No More Second Looks

People who have had head and neck cancers, including oral and salivary gland malignancies, make up a large portion of Morgan’s patients. These cancers, as well as tumors affecting the face, often require some of the most disfiguring treatments. “The surgeon is just trying to save their lives,” says Morgan.

Take Sandy Johnson, whose dermatologist missed the significance of a gray spot on the bridge of her nose. A year later, an oncologist diagnosed Johnson with an aggressive squamous cell carcinoma, which by then had spread into her left cheek. A week before the surgery that would save her life, her surgeons broke the news that they would not be able to reconstruct her nose. “It didn’t sink in what that actually meant,” says Johnson.

The morning after the diagnosis, she met with Morgan, who took a cast of her nose. Lying there, still and silent, with the impression material packed on the upper half of her face, Johnson says she felt Morgan’s dental assistant, Nancy Hayward, gently rub her shoulder. “It was such a warm, comforting gesture,” she says. “I just fell in love with them both.”

That was almost a year ago. Now, two surgeries and thirty radiation treatments later, she has been declared cancer-free. But the surgeries left Johnson, who is seventy-four, with a yawning chasm where her nose used to be.

Just recently, Morgan presented Johnson with not one, but two prosthetic noses she made from the impression she took before the surgeries. One is specifically for Johnson to wear to her water aerobics classes. Scheduled to visit friends and family in California the next day, Johnson could not have been more delighted with her new nose. “I wanted so badly to have it for the trip. It looks just like my nose.”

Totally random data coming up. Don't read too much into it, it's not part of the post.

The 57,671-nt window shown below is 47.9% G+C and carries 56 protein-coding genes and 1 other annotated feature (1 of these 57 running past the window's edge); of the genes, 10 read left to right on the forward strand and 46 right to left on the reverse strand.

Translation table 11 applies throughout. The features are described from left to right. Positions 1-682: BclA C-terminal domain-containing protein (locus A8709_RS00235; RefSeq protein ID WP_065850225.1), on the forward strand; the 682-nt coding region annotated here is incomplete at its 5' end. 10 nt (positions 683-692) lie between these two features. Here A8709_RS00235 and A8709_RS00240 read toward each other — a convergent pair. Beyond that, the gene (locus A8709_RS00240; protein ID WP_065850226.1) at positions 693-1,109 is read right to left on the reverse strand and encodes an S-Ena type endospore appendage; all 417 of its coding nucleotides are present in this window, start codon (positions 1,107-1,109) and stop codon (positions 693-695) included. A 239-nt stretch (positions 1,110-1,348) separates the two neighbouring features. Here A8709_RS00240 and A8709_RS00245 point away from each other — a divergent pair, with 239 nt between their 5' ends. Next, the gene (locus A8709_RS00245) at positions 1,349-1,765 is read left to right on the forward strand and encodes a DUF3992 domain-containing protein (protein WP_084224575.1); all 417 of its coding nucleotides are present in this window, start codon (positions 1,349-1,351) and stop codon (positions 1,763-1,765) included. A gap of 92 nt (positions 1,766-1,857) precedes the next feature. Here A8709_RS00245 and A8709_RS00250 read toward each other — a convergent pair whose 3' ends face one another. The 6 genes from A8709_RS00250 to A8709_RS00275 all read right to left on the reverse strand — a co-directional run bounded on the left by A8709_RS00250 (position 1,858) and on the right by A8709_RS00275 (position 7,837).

Johnson was luckier than many of Morgan’s patients, because there was time to take an impression before her surgeries. “Usually, when I see the patient, it’s too late,” Morgan says. “There’s no nose, so I have to create a nose. I say, ‘If you like your sister’s nose, bring her in.’ ”

Morgan pulls out an album of before-and-after photos of her patients. The “before” pictures are arresting—not only because of the disfigurements, but also because of the stress that is just as evident in the eyes, in the set of the mouth, in the slump of the shoulders.

“Society can be cruel,” says Morgan. “It’s not that we mean to be, but the first thing we do when we see something weird is take a second look. It’s that second look that can traumatize these patients every day.”

One patient survived a gunshot to her face. After she healed, the woman was able to speak and breathe normally. But multiple lifesaving surgeries had left a gaping hole where her nose once was. She came to Tufts for a new one. In an “after” photo, the woman beams, her physical scars barely visible. “Just to be able to give that little piece of face to someone who doesn’t have it any more—that makes this all worth it,” says Morgan.

Jacqueline Mitchell can be reached at A longer version of this article appeared in Tufts Dental Medicine.